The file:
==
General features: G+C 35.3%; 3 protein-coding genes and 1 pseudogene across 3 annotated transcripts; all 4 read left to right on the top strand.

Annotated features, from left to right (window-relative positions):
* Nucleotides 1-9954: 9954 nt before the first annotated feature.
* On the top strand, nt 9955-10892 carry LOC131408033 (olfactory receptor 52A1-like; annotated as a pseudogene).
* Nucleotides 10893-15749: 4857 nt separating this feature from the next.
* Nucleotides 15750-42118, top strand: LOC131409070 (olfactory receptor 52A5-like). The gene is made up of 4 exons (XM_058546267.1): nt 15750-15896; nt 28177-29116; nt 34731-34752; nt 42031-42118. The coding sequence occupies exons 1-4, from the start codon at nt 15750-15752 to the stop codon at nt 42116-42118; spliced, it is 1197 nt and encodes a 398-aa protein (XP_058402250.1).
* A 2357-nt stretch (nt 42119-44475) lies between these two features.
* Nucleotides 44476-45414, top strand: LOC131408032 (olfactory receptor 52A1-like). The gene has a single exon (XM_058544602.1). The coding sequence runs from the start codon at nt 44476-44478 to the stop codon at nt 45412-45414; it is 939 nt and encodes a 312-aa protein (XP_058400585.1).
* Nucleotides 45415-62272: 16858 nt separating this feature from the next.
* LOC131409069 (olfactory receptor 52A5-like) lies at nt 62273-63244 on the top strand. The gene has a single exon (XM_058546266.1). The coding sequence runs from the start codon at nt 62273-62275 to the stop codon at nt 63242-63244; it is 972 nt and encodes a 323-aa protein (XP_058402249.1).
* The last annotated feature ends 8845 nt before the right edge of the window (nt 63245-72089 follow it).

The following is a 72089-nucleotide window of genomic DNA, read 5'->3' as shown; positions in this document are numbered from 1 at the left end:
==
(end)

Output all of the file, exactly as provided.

General features: G+C 35.3%; 3 protein-coding genes and 1 pseudogene across 3 annotated transcripts; all 4 read left to right on the top strand.

Annotated features, from left to right (window-relative positions):
* Nucleotides 1-9954: 9954 nt before the first annotated feature.
* On the top strand, nt 9955-10892 carry LOC131408033 (olfactory receptor 52A1-like; annotated as a pseudogene).
* Nucleotides 10893-15749: 4857 nt separating this feature from the next.
* Nucleotides 15750-42118, top strand: LOC131409070 (olfactory receptor 52A5-like). The gene is made up of 4 exons (XM_058546267.1): nt 15750-15896; nt 28177-29116; nt 34731-34752; nt 42031-42118. The coding sequence occupies exons 1-4, from the start codon at nt 15750-15752 to the stop codon at nt 42116-42118; spliced, it is 1197 nt and encodes a 398-aa protein (XP_058402250.1).
* A 2357-nt stretch (nt 42119-44475) lies between these two features.
* Nucleotides 44476-45414, top strand: LOC131408032 (olfactory receptor 52A1-like). The gene has a single exon (XM_058544602.1). The coding sequence runs from the start codon at nt 44476-44478 to the stop codon at nt 45412-45414; it is 939 nt and encodes a 312-aa protein (XP_058400585.1).
* Nucleotides 45415-62272: 16858 nt separating this feature from the next.
* LOC131409069 (olfactory receptor 52A5-like) lies at nt 62273-63244 on the top strand. The gene has a single exon (XM_058546266.1). The coding sequence runs from the start codon at nt 62273-62275 to the stop codon at nt 63242-63244; it is 972 nt and encodes a 323-aa protein (XP_058402249.1).
* The last annotated feature ends 8845 nt before the right edge of the window (nt 63245-72089 follow it).

The following is a 72089-nucleotide window of genomic DNA, read 5'->3' as shown; positions in this document are numbered from 1 at the left end: